Wednesday, June 6, 2012

Solutions: The Hex Factor v2011 (level C100)

The C100, the easiest of the Binary Challenges. You can find the binary for download here.

Solving this one (should be ;-)) quite easy. You don't need to reverse the code, but just look at the strings present in the binary file.

There is one minor difficulty however. While the strings of this program are ASCII strings, the password is stored in Unicode. So you have to make sure that the tool you use to display strings in a binary file, also looks for Unicode strings. Like bintext:

Looking at the strings in this dump, you should be able to see that OpenSesame was the password we were looking for.

Wednesday, May 23, 2012

Solutions: The Hex Factor v2011 (level B100)

So now it is time to solve the easiest level of the hacking challenges.

General information:
Given was an IP address to which an attacker had to gain access. As simple as that ;-)

Target PC IP:
Goal: Gain system/administrator access to the target system.

The Solution
As with all good hacking challenges I start with performing some recon and what tool is better to use then nmap ^^

I both scan the TCP and UDP ports (most common ones) of the machine using the following commands:

TCP: nmap -sSV
UDP: nmap -sU

From the results, I learn that the SNMP service of the box is active. Let's try to connect to the port using snmpcheck (without a community string as the port showed up as open, and don't have a the real community string... yet):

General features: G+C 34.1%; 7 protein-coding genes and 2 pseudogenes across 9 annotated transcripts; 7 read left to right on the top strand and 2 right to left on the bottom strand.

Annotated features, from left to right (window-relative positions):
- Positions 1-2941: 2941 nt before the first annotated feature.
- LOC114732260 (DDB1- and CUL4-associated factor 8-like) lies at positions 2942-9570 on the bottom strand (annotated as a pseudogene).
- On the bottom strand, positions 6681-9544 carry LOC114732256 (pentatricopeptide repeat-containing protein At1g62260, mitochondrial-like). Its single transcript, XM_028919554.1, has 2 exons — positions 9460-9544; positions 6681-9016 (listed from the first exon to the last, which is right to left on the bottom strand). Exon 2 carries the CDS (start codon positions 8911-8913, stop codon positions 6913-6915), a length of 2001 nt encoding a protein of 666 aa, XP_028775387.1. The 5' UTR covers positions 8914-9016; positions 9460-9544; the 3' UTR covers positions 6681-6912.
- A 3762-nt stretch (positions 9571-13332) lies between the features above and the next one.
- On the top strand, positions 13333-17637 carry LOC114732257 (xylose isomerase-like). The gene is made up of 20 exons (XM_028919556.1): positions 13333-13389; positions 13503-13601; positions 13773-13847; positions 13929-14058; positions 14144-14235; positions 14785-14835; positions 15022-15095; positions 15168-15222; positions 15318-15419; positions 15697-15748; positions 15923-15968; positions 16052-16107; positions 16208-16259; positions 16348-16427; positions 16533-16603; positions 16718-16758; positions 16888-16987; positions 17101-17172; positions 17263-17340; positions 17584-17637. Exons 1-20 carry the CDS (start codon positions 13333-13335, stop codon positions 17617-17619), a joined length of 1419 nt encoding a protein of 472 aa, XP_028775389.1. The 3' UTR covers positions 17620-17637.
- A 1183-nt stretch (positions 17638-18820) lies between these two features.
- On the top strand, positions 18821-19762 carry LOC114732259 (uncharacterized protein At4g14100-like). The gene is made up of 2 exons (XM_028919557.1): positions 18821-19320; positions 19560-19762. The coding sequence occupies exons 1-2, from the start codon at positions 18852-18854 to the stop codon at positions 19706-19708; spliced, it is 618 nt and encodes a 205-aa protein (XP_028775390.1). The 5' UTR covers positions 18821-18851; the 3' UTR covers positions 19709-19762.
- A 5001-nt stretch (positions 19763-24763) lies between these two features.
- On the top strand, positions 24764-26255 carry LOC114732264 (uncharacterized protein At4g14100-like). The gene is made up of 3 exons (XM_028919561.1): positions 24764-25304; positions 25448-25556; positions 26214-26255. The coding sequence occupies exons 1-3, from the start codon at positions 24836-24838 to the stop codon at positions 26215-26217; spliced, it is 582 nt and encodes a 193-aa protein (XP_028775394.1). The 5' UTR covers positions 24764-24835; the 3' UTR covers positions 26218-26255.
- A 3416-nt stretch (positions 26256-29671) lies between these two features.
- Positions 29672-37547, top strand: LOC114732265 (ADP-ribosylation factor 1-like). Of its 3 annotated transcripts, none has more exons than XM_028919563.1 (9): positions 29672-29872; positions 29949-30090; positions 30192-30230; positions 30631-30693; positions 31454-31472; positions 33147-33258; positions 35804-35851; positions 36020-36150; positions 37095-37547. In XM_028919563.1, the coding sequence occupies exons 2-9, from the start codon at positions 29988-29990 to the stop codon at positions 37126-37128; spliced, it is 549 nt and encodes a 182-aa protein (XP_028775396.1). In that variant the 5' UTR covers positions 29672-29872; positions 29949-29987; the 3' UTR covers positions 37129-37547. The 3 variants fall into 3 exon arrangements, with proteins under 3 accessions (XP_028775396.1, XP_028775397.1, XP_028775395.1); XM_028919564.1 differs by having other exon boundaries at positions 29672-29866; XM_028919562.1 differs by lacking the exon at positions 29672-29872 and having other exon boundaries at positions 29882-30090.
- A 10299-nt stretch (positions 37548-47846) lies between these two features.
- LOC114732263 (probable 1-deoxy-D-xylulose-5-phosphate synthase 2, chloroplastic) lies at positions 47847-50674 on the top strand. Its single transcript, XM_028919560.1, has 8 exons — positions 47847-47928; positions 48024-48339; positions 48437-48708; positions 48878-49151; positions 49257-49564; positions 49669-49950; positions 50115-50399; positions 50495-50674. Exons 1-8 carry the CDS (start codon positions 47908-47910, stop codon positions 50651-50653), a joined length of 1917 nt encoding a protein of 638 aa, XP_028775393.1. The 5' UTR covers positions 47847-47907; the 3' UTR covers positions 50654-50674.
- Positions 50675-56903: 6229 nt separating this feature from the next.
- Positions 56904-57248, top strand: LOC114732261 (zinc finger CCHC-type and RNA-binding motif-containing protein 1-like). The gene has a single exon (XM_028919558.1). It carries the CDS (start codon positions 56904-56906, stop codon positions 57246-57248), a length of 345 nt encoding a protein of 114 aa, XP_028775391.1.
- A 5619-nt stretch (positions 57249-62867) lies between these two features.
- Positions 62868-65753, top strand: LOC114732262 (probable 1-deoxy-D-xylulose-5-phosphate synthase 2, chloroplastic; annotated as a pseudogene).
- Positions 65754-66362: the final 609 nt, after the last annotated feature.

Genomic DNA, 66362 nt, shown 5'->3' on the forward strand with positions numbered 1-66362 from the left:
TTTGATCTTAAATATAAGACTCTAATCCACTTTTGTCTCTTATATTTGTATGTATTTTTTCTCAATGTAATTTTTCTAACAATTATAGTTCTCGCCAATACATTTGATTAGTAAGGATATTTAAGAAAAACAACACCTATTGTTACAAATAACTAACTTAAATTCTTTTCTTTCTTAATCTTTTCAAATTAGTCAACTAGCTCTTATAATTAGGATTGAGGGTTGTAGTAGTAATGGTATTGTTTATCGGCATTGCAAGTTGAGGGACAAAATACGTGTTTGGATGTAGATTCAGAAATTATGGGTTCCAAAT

This seems to work, from the output of snmpcheck I can identify the local users of the box. One of them seems very interesting, a test user account named B100_Test.

From the nmap results (TCP ports), I notice that  remote desktop connections to the PC should be possible (open RDP port). So I try to connect to the PC and after some password guessing I notice that the password "test" simply seems to work for the 'test' account.

Once connected to the box, I see that I don't have administrative privileges :'(  Yet ... ;-)

Back to recon it is... A very popular way of escalating privileges within a Windows environment  (next to Kitrap0d, meterpreter, ...) is using a vulnerable service... I investigate the services and find out a B100_Test service that is being executed with 'local system' privileges and the executed file is accessible for the B100_Test user... I am getting close :-)  

 I replace the executable with 'taskmgr.exe' (which I of course have to rename to b100_service.exe):

I manually start the service and the Task Manager appears, from where I am able to launch a command prompt. Hoorah! I'm a privileged user on the PC :-) As a proof, I've added a user named Tim!

Any questions or remarks? Let us know in the comments.